On behalf of my farm, I have to apologize.

I am so sorry what has happened to you and what you and your family are going through. It’s incomprehensible.

I am also sorry for a variety of other reasons.

I am sorry that we as an agriculture industry have failed you. Our purpose is to grow food for you that you believe is safe and healthy and we haven’t proved that to you. We haven’t kept that trust that you once had with us.

I didn’t share with you why we use glyphosate, why it’s safe and hearing your concerns. I didn’t share how it’s one of the less toxic tools to reduce weeds that would end up killing our crops, and that it has helped us grow safer, more sustainable food on our farm than in the past. I didn’t share how it’s help us reduce our tillage, and ultimately our soil erosion.

We soared past you in our advancements and assumed our relationship with you was strong and intact, when in fact it became weaker, more strained and more removed.

We have talked to each other in ag about our advancements in technology, genetics, equipment, systems and products, but we didn’t add you to the conversation. We didn’t ask you questions. We didn’t listen.

We told you to not worry. Trust us.

I’m sorry that hasn’t been a good enough response.

When we do talk to you about our farms, it’s in language that is hard to understand and confusing.   There’s also a lot of sarcasm. Haste. Eye rolls. Then subtweets about how city slickers know nothing about farming and to go back to your city gardens. But instead, you could ask us the same about knowing what it is like living in your world since we are three generations removed from the city.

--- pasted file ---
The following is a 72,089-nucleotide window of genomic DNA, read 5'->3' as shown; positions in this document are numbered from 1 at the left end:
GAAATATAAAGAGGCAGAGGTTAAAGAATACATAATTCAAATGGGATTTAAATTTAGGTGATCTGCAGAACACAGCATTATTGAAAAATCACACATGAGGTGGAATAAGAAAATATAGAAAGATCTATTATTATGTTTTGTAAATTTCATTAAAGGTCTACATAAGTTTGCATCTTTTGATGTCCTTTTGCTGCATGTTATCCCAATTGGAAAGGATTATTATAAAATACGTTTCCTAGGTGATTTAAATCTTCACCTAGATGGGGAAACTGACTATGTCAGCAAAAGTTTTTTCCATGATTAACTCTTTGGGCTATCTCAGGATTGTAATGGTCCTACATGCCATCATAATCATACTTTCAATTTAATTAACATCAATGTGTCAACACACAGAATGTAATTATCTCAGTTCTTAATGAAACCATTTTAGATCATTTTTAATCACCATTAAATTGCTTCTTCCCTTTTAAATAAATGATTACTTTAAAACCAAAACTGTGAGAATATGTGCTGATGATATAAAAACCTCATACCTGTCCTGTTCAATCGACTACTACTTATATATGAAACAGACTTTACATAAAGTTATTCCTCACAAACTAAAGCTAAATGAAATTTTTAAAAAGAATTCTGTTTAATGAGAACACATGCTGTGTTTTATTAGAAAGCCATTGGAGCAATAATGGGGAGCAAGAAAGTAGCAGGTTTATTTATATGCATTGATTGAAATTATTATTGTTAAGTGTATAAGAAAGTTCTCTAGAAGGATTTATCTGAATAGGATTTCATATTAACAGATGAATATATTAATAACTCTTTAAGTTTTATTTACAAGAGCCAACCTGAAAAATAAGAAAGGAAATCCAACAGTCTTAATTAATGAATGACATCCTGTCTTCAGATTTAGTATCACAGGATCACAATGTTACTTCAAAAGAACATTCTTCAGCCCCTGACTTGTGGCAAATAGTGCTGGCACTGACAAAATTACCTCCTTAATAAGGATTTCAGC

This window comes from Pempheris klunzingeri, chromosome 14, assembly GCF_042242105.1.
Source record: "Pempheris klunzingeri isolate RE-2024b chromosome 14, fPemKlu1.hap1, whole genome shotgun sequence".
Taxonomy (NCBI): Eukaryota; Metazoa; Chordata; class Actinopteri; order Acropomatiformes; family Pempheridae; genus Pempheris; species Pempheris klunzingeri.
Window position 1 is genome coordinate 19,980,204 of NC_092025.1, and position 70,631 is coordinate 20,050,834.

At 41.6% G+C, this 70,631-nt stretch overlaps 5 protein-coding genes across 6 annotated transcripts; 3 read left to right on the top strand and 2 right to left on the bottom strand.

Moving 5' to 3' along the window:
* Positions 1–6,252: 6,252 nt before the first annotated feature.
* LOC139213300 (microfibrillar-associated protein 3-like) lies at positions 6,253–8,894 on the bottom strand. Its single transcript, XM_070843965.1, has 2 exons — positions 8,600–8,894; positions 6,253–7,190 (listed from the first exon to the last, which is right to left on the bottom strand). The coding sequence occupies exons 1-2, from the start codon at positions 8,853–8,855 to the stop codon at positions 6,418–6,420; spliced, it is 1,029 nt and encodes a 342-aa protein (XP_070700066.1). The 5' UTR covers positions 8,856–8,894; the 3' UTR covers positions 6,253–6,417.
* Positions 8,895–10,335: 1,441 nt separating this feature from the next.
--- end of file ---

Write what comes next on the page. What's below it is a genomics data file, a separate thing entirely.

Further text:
When you do ask us questions, we throw science at you. Tell you we have the facts. Science is on our side and that you can’t dispute the facts. End of discussion.

That may be right, but I know what is not on our side that we need desperately. That’s you.

We haven’t done a good enough job of sharing why we do the things we do with you. Not at you – with you.

We haven’t done a good enough job of asking about what your world is like. What questions you have about your food.

We haven’t done a good enough job of listening.

We haven’t done a good enough job of seeing you as a person – only as a consumer, a number, a person behind the keyboard that knows very little about farming.

It’s been consumers versus farmers. You versus me.

You’re our (my) wake-up call that we need to do things differently. We have to.

This isn’t just about Monsanto and Roundup. This represents every product and tool we use on our farms. It’s about how we an industry have to have you part of the conversation and see you as the, or at least one of the most important pieces in the food value chain.

This is about farmers and the ag industry knowing that we have to do things differently. I don’t know what that is just yet but I want to learn and have those conversations with you to figure this out.

Because at the end of the day, the tools I use on my farm are a privilege. I want and need to do things differently to keep that privilege.

This is about you AND me.

And I’m listening.

If you want to hop in the cab of the tractor or combine this harvest, or have us join you for a night in the city and talk about food and much more, please let me know. I’d sure love that.


High Heels and Canola Fields